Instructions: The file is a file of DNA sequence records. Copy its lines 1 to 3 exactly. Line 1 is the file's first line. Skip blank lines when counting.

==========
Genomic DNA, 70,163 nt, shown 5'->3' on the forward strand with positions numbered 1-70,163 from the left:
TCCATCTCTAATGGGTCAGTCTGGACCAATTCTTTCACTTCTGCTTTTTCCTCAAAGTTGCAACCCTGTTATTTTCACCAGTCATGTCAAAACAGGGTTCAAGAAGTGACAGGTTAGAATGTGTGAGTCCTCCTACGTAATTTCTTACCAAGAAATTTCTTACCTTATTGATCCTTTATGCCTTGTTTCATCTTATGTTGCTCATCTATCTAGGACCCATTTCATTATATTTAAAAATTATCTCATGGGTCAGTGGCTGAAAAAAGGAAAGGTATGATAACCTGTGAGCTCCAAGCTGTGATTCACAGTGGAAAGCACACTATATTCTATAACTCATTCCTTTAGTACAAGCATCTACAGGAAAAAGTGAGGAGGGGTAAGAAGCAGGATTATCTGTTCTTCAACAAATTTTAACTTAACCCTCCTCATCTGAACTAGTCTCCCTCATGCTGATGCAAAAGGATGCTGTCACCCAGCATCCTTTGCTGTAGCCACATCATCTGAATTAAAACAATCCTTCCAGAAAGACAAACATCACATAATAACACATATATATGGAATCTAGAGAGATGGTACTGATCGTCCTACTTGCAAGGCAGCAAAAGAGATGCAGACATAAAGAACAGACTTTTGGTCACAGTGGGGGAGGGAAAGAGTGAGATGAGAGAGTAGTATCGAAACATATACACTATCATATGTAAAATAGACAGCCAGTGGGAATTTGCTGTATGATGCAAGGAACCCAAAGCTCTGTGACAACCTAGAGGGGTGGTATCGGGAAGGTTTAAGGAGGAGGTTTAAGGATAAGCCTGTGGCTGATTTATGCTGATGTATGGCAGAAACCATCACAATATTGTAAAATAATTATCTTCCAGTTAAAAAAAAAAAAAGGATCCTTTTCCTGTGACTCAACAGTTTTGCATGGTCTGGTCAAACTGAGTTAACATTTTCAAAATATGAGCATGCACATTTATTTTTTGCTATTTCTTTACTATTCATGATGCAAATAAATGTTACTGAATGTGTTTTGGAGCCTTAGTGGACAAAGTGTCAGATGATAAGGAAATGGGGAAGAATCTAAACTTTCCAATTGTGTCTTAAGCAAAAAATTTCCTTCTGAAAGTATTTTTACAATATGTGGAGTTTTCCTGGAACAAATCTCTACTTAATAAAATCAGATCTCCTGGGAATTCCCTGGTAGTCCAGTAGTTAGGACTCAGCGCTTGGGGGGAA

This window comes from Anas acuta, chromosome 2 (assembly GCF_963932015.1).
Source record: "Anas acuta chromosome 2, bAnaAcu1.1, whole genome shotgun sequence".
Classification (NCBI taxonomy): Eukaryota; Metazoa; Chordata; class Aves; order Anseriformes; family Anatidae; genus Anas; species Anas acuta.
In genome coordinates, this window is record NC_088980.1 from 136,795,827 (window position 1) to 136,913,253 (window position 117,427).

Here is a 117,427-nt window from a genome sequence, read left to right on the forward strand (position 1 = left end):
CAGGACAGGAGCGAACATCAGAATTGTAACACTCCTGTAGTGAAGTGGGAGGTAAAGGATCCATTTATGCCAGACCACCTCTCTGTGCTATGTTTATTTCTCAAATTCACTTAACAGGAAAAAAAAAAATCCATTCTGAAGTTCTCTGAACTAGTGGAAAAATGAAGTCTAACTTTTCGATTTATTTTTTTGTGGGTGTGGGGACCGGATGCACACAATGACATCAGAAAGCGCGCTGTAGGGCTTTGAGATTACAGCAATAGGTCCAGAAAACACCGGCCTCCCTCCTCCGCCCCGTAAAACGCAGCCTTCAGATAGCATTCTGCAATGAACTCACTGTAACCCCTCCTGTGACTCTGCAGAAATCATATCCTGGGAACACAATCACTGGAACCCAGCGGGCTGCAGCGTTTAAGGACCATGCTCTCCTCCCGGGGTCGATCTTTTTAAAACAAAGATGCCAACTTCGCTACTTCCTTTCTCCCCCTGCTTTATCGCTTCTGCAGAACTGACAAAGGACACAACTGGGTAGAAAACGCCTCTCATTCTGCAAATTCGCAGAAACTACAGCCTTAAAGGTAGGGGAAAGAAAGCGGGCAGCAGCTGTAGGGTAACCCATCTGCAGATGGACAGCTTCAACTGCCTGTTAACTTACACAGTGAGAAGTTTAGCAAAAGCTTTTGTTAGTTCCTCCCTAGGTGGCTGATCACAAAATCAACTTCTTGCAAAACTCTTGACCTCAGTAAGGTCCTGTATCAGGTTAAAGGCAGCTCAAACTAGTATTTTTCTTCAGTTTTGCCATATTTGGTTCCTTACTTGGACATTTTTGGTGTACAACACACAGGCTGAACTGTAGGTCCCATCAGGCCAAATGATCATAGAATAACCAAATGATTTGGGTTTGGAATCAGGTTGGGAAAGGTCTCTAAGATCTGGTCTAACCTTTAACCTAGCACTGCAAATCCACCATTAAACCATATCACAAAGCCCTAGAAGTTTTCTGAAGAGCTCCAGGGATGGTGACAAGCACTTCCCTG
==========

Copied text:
Genomic DNA, 70,163 nt, shown 5'->3' on the forward strand with positions numbered 1-70,163 from the left:
TCCATCTCTAATGGGTCAGTCTGGACCAATTCTTTCACTTCTGCTTTTTCCTCAAAGTTGCAACCCTGTTATTTTCACCAGTCATGTCAAAACAGGGTTCAAGAAGTGACAGGTTAGAATGTGTGAGTCCTCCTACGTAATTTCTTACCAAGAAATTTCTTACCTTATTGATCCTTTATGCCTTGTTTCATCTTATGTTGCTCATCTATCTAGGACCCATTTCATTATATTTAAAAATTATCTCATGGGTCAGTGGCTGAAAAAAGGAAAGGTATGATAACCTGTGAGCTCCAAGCTGTGATTCACAGTGGAAAGCACACTATATTCTATAACTCATTCCTTTAGTACAAGCATCTACAGGAAAAAGTGAGGAGGGGTAAGAAGCAGGATTATCTGTTCTTCAACAAATTTTAACTTAACCCTCCTCATCTGAACTAGTCTCCCTCATGCTGATGCAAAAGGATGCTGTCACCCAGCATCCTTTGCTGTAGCCACATCATCTGAATTAAAACAATCCTTCCAGAAAGACAAACATCACATAATAACACATATATATGGAATCTAGAGAGATGGTACTGATCGTCCTACTTGCAAGGCAGCAAAAGAGATGCAGACATAAAGAACAGACTTTTGGTCACAGTGGGGGAGGGAAAGAGTGAGATGAGAGAGTAGTATCGAAACATATACACTATCATATGTAAAATAGACAGCCAGTGGGAATTTGCTGTATGATGCAAGGAACCCAAAGCTCTGTGACAACCTAGAGGGGTGGTATCGGGAAGGTTTAAGGAGGAGGTTTAAGGATAAGCCTGTGGCTGATTTATGCTGATGTATGGCAGAAACCATCACAATATTGTAAAATAATTATCTTCCAGTTAAAAAAAAAAAAAGGATCCTTTTCCTGTGACTCAACAGTTTTGCATGGTCTGGTCAAACTGAGTTAACATTTTCAAAATATGAGCATGCACATTTATTTTTTGCTATTTCTTTACTATTCATGATGCAAATAAATGTTACTGAATGTGTTTTGGAGCCTTAGTGGACAAAGTGTCAGATGATAAGGAAATGGGGAAGAATCTAAACTTTCCAATTGTGTCTTAAGCAAAAAATTTCCTTCTGAAAGTATTTTTACAATATGTGGAGTTTTCCTGGAACAAATCTCTACTTAATAAAATCAGATCTCCTGGGAATTCCCTGGTAGTCCAGTAGTTAGGACTCAGCGCTTGGGGGGAA

This window comes from Anas acuta, chromosome 2 (assembly GCF_963932015.1).